Photo: Kenneth Willardt/Trunk Archive
“I honestly think in five years people are going to go, ‘Oh God, remember when we used to wash our hair with shampoo?’” Michael Gordon, Bumble and bumble’s founder told Wired this week. It’s a big statement for a guy who practically invented the idea of fancy shampoo. An industry leader, he launched Bumble in 1977, and their well-loved product line in 1990. While he sold is stake in the haircare brand in 2006, his penchant for innovation has led to new collection of just three products called Purely Perfect. The highlight: Purely Perfect Cleansing Creme ($40), which he thinks will revolutionize hair.
Purely Perfect’s self-proclaimed “anti-shampoo” doesn’t lather, and it’s free of silicones, detergents and sodium laureth sulfate—the ingredient in most shampoos that leaves you feeling scrubbed-clean. In fact, that drying chemical is what makes your hair need conditioners, masks, leave-ins, and heat-prep treatments. Gordon’s idea is that the nourishing, hydrating ingredients in Purely Perfect’s Cleansing Creme—aloe vera, rose flower, peppermint, and evening primrose oil—eliminate the need for all those other products. Just massage it in to wet hair, leave it in for a few minutes, and rinse out. According the Purely Perfect website, it works on all hair types, including color-treated hair, and that you should see dramatic results within one to three uses.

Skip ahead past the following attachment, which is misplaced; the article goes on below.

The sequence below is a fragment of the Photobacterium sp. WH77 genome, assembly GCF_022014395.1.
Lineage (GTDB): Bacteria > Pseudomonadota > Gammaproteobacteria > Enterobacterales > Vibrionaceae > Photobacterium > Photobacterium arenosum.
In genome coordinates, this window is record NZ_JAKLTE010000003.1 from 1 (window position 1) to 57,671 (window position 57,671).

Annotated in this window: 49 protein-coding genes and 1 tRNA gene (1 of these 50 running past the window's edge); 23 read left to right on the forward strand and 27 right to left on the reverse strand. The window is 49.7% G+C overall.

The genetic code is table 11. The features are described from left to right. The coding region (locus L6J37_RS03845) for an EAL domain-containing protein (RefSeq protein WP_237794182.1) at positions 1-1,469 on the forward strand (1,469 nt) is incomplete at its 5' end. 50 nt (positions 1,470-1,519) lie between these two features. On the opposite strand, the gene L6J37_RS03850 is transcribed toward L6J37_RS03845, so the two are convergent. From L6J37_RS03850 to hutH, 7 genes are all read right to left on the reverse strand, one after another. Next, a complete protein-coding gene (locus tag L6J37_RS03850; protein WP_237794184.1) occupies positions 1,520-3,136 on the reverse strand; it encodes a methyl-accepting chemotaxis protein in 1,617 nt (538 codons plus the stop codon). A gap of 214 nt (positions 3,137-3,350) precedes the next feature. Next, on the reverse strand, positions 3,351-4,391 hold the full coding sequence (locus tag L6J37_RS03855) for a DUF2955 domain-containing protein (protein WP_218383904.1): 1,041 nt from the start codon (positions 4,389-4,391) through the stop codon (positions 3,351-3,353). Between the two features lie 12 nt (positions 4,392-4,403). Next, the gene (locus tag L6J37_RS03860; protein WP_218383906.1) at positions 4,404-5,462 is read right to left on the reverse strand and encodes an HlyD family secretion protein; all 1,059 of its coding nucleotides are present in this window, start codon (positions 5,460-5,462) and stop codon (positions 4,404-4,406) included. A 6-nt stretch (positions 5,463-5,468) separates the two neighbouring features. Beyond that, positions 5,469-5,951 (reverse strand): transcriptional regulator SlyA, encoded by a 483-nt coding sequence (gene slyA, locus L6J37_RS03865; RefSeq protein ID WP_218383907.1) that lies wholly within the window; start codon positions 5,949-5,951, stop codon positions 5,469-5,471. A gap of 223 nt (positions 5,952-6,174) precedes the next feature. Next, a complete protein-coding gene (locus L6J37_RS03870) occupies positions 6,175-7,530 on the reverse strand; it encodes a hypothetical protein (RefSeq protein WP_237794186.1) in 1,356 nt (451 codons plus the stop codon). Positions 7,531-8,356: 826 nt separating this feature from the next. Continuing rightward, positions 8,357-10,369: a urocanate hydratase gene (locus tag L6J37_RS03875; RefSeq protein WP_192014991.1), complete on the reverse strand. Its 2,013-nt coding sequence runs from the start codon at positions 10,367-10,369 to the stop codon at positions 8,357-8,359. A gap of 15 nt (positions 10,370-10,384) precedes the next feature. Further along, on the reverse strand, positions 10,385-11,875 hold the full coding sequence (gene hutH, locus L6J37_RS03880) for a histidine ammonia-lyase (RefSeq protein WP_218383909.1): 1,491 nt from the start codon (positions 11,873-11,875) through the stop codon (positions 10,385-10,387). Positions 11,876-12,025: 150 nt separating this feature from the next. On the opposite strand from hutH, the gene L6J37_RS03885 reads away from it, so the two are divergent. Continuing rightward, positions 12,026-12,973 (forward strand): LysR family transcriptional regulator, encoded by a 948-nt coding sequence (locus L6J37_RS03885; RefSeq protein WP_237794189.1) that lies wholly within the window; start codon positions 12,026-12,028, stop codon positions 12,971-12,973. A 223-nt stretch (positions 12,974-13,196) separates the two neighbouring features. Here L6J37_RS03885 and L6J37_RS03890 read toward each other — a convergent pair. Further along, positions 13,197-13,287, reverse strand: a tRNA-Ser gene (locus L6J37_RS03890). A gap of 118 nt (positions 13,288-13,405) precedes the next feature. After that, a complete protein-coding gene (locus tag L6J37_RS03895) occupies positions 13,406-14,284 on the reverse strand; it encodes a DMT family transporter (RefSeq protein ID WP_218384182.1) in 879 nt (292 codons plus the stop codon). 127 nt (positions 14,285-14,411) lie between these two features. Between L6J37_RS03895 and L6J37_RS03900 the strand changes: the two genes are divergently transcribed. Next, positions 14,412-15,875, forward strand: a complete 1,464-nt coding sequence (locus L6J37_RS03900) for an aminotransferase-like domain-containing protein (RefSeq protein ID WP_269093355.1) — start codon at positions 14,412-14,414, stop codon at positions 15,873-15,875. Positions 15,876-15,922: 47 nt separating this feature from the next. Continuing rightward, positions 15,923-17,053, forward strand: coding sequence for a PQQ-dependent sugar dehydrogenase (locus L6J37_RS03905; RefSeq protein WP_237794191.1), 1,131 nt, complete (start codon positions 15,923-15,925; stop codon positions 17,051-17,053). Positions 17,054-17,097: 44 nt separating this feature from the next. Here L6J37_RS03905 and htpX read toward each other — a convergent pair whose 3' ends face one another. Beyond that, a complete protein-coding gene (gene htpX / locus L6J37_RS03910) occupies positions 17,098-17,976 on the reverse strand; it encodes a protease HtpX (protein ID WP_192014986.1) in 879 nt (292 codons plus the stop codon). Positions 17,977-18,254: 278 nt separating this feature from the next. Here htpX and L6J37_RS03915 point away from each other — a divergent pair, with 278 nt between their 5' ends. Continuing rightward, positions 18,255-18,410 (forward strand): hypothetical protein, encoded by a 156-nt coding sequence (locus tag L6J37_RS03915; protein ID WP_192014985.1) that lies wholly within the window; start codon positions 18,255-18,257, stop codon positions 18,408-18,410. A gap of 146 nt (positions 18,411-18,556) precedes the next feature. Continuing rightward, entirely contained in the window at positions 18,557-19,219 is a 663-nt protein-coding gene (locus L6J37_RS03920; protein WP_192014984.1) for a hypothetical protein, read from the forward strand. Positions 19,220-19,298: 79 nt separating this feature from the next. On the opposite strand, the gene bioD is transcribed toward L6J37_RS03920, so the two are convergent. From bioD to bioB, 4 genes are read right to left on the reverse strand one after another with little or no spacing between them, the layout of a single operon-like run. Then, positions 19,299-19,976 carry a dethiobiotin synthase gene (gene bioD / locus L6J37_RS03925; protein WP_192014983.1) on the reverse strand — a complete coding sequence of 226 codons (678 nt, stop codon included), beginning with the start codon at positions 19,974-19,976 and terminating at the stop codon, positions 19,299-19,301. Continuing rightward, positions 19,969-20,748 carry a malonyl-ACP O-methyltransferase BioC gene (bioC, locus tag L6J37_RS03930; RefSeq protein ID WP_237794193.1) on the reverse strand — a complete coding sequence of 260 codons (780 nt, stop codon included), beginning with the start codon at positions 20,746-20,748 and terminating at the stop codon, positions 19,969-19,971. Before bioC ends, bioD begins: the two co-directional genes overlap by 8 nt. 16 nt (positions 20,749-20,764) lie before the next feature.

The time is right for Cleansing Creme. Many women are looking to streamline their routine with time-saving products like dry shampoo, and the “no ‘poo” movement continues to gain steam as people are enlightened on the benefits of washing hair less frequently. Proenza Schouler’s CEO Shirly Cook made waves three years ago when she admitted to giving up shampoo, and this week a woman named Lucy Aitken Read launched a book called Happy Hair: The definitive guide to giving up shampoo. She hasn’t used the stuff in two years. Gordon’s product lacks all the harsh chemicals that are starting to scare consumers, and its biodegradable formula is eco-friendly. You’d save a lot of time, money, and potential landfill space by ditching your arsenal of products.
Gordon told Wired that hairdressers have long known that detergents are bad for your hair, but that it’s typically marketers and distributors who work with labs and put products on shelves, and professionals like himself, have little input into product formulas. He’s hoping to change the market, and the entire hair-grooming experience with a hands-on approach. His next goal is to go one step further and eliminate waste entirely. How? Who knows. But with innovation like this it might not be such a stretch.